I have a night blooming cereus that has crawled up my house. Unfortunately it is damaging the siding on the second story of my house and my husband says it has to go. How can I make peace without giving it up? It came from my Mom’s house in South Florida.

 

The night blooming cereus is a wonder to some, but it can get a little unwieldy. It’s often allowed to grow up into tree canopies where it does no harm. On the side of a house it will scramble up two stories. Along the way it is going to put out roots. These won’t be so damaging on brick although it can dig into mortar. But on siding, even concrete siding, they aren’t really a good thing.


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This plant can be kept at 10-12 feet tall, so you may just want to trellis it off the house.

Night blooming cereus is a subtropical cactus and needs a sheltered location in Jacksonville. Mine has survived just fine alongside a brick wall on the southeast side of the house – no cold damage in 20 years. They don’t want full sun, which is why they survive well tangled in tree canopies. They get protection from the sun and from the cold temperatures, catching the warmth that rises from the ground and gets caught by the tree canopy. They like moist, well-drained soil.

The bloom is an adventure. It occurs after midnight and lasts until early morning, an occasion for a bloom party among some late night horticultural fanciers. It’s an elaborate bloom with many white petals and a strong fragrance. The blooms are designed to attract a moth for pollination and only last one night.

The sections of these plants are easily propagated and given as gifts.

This plant doesn’t have a lot of insect of disease problems. It’s pretty trouble free.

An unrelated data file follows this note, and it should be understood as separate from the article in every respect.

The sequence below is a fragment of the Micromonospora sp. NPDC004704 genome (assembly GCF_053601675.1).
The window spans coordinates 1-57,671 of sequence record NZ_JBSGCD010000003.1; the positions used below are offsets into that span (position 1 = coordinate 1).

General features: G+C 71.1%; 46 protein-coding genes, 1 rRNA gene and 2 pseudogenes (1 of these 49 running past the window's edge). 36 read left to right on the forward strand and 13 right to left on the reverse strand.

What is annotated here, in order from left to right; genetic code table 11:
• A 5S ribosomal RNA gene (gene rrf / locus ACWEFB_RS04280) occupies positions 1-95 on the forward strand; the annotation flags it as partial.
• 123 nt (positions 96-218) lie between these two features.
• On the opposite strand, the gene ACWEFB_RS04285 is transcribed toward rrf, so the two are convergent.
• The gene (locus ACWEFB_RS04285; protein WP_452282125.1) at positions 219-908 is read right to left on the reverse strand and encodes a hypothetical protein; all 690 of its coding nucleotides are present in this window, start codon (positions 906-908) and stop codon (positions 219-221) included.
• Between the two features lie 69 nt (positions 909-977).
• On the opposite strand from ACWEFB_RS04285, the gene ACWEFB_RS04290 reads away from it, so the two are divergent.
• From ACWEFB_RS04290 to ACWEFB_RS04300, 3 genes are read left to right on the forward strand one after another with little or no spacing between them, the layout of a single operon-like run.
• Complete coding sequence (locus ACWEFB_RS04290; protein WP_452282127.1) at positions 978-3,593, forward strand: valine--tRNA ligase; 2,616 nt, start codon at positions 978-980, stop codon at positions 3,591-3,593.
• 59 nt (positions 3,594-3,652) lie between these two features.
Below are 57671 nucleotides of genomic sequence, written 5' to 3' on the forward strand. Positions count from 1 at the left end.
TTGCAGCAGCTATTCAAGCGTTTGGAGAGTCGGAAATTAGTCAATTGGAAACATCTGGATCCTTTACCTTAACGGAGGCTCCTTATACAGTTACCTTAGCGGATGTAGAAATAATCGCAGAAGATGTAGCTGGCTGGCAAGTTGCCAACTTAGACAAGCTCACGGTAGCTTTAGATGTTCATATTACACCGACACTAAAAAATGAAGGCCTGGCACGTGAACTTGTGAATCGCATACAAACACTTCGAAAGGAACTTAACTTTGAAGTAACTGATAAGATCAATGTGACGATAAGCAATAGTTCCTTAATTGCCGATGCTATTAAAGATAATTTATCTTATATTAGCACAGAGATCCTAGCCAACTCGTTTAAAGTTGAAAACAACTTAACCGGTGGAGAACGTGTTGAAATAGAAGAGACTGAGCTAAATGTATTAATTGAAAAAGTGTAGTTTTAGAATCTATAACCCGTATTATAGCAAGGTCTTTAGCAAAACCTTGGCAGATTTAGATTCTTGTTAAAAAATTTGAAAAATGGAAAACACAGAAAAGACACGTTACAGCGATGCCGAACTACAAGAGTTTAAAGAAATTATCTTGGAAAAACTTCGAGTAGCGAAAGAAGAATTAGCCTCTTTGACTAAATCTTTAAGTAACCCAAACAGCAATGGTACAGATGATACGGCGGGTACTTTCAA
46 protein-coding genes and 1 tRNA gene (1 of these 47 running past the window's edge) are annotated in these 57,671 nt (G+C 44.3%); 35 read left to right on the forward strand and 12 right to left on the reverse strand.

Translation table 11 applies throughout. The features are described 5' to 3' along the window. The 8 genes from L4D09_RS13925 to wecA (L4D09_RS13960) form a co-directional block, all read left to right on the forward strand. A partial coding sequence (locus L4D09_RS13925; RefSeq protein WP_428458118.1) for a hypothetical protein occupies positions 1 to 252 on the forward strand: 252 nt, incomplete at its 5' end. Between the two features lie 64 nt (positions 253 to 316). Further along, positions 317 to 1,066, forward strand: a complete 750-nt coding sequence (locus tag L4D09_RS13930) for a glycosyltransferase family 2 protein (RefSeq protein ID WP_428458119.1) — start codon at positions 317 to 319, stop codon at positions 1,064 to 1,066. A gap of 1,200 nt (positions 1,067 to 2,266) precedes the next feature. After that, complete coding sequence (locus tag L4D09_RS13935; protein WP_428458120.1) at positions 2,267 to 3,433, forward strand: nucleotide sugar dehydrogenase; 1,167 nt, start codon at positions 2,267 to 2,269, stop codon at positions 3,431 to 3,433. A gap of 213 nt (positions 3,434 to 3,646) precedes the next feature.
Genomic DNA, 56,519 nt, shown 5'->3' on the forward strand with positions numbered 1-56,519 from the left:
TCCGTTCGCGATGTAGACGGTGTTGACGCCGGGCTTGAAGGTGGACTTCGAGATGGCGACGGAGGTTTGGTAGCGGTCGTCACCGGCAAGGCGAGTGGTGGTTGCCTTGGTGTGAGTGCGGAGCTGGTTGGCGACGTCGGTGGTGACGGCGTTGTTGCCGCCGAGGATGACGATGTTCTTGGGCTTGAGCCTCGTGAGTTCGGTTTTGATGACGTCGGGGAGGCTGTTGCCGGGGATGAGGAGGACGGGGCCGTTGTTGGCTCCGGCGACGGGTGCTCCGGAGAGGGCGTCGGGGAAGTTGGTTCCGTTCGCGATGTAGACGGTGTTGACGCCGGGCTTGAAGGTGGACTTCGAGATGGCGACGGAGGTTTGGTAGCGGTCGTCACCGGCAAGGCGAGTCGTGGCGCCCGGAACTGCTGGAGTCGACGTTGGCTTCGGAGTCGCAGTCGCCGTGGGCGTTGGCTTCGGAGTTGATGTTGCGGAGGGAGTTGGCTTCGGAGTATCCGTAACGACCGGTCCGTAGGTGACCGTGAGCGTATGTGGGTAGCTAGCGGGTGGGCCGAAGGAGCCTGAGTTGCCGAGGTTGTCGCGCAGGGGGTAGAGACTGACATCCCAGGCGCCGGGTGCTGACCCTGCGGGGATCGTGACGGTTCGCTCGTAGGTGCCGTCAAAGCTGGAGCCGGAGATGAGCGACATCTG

My azalea has scale insects on the stems. How do I treat them?

Insect problems are bound to be showing up now. Our hot dry weather has been a serious stressor on plants and that guarantees that we will begin to see problems.

Scale insects are devious beasts. They are very well protected. Either they have a hard shell or a fuzzy covering that protects them from our sprays. Only the crawler stage of their lives is susceptible to our attempts to control them. The rest of the time they go right on piercing and sucking the lives right out of our plants.

Some varieties actually can be scraped right off the stem with your fingernail. There is a certain sense of reward in doing that. You won’t be getting the eggs, or the crawlers, but any you remove will be an advantage for the plant. You will still need to spray your plants, and several applications will be necessary to make sure you kill all generations. Lightweight horticultural oil should always be in your garden tools and you can find heavier pesticides to combat scale insects in this document: edis.ifas.ufl.edu/mg005

One way we help plants avoid problems during drought and recover from problems is to water them. Azaleas in particular are sensitive to drought because they are shallow-rooted. They should be well mulched to help them survive our spring drought.

I bought two small trees to plant in my yard, but it has been so dry I’m afraid to plant them. Can I safely plant them and how do I know how much to water them?

I understand your concern. A new tree brings with it the picture of what it will be in ten years and you don’t want to dim that image. We probably have more than a month more of dry heat to contend with, based on normal seasons. So I will base my recommendations on that.

Your young tree will need to be watered based on the diameter of the trunk. Try to figure out from past experience and locale whether the area you are placing the tree drains rapidly or slowly. Hopefully, you are placing it well away from your house. Make sure you plant it at the same level it was planted in the pot, neither deeper nor shallower.

New trees need 1 ½-3 gallons per inch of diameter of trunk. If you have well drained soil, Edward Gilman at the University of Florida recommends you water every day for 2 weeks, then every other day for 2 months, then weekly till established. Depending on the size of the tree, it takes 9-24 months for a tree to become fully established. But the final result – a masterpiece!

Becky Wern is a master gardener with the Duval County Extension Service and the University of Florida/IFAS. If you have gardening questions, you can speak to a master gardener from 9:30 a.m. to noon and 12:30 p.m. to 3:30 p.m. Monday through Friday at the Duval extension office at (904) 255-7450.